U.S.-Bahrain Free Trade Agreement

On August 1, 2006, President Bush issued a proclamation making official the U.S.-Bahrain Free Trade Agreement, opening the way for tariff-free bilateral trade in all industrial and consumer goods and creating new opportunities for trade in services and agricultural goods. The agreement will eliminate duties on all consumer and industrial products and 81 percent of U.S. agricultural exports. This FTA will be particularly beneficial to U.S. exports of aircraft, machinery, pharmaceuticals, and agricultural products.Two-way trade between the United States and Bahrain was over $2.1 billion in 2015. U.S. goods exports was over $1.2 billion, including vehicles, machinery, aircraft, toys and other manufactured products.

In 2015, California exports to Bahrain were approximately $63 million.

U.S.-Morocco Free Trade Agreement

The U.S. Morocco Free Trade Agreement was implemented on January 1, 2006. The Agreement eliminates tariffs on over 95 percent of bilateral trade in consumer and industrial products, with all tariffs being phased out within 9 years. This reduction in duties will create a huge opening in Morocco’s market for U.S. exports such as information technology, machinery, and agriculture.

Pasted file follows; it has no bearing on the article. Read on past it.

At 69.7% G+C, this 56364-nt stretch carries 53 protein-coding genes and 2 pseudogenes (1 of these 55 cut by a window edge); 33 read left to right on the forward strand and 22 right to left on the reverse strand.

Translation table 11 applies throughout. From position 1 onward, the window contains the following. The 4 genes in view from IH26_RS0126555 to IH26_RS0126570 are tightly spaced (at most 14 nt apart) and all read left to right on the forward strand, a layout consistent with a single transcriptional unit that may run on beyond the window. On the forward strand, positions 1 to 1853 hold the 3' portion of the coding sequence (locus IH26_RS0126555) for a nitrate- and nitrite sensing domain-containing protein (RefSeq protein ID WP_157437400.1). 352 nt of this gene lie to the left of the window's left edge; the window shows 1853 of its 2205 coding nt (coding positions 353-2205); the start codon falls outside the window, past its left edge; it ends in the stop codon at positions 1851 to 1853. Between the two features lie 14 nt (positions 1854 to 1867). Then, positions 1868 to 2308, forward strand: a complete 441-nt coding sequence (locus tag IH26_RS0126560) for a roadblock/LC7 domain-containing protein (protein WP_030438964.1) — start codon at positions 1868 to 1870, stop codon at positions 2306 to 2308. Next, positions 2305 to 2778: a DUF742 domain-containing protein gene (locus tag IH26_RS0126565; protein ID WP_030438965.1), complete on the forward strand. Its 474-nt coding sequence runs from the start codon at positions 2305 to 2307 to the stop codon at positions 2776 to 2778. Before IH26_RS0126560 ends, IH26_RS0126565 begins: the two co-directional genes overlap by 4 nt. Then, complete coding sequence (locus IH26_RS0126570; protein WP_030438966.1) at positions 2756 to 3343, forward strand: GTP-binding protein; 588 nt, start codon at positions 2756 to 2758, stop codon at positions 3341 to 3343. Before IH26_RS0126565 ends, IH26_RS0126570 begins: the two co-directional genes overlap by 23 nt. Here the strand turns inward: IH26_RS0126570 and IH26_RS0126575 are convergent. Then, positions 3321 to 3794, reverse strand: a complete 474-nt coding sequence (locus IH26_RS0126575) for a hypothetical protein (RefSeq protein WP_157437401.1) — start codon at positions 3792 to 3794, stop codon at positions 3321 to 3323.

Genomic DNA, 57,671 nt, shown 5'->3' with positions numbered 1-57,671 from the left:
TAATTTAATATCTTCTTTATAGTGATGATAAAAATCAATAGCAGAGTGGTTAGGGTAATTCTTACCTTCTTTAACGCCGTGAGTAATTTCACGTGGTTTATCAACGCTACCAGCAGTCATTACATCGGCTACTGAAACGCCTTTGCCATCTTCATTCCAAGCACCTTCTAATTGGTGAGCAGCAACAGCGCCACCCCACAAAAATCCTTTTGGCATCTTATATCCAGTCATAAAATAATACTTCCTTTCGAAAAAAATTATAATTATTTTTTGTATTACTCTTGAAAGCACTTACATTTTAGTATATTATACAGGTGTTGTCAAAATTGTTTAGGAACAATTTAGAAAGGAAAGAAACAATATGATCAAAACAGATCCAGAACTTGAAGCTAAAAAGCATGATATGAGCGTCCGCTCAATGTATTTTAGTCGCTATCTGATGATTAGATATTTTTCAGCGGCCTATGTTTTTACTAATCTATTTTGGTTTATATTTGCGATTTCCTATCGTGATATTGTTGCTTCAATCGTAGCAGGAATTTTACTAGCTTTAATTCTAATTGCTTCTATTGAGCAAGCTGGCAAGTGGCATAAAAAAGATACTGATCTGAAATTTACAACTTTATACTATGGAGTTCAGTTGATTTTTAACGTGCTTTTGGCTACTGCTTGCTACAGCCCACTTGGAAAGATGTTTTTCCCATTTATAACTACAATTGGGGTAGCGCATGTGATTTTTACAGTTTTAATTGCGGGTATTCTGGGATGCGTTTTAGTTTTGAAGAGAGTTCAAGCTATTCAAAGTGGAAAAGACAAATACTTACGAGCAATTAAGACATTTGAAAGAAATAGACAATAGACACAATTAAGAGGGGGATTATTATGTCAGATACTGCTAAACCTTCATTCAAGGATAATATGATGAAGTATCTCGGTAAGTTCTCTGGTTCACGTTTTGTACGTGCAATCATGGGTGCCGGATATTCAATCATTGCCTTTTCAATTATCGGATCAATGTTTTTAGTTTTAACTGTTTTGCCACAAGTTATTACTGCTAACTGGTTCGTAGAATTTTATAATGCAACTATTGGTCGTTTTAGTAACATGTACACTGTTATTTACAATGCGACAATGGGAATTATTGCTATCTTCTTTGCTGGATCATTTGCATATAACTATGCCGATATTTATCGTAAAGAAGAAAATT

In January 2005 the Moroccan Upper House of Parliament passed the U.S. Morocco FTA following the earlier passage by the Moroccan Lower House. The United States and Morocco will work to ensure that domestic laws comply with the terms of the agreement in order to bring the FTA into effect.

On August 17, 2004, President Bush signed the U.S.-Morocco Free Trade Agreement Implementation Act. Commenting on the legislation, the White House said, “This agreement will help create jobs and new opportunities for Americans by deepening our trade ties with an important friend in the Arab world.”

The U.S. House of Representatives passed the U.S.-Morocco Free Trade Agreement by a vote of 345-76 on July 22, 2004. This came just a day after the Senate passed the Agreement, 85-13. Both California Senators, Barbara Boxer and Dianne Feinstein voted for the bill. In a statement released after the vote, U.S. Trade Representative Robert Zoellick commented that the agreement, “signals our commitment to deepening America’s relationship with the Middle East and North Africa.”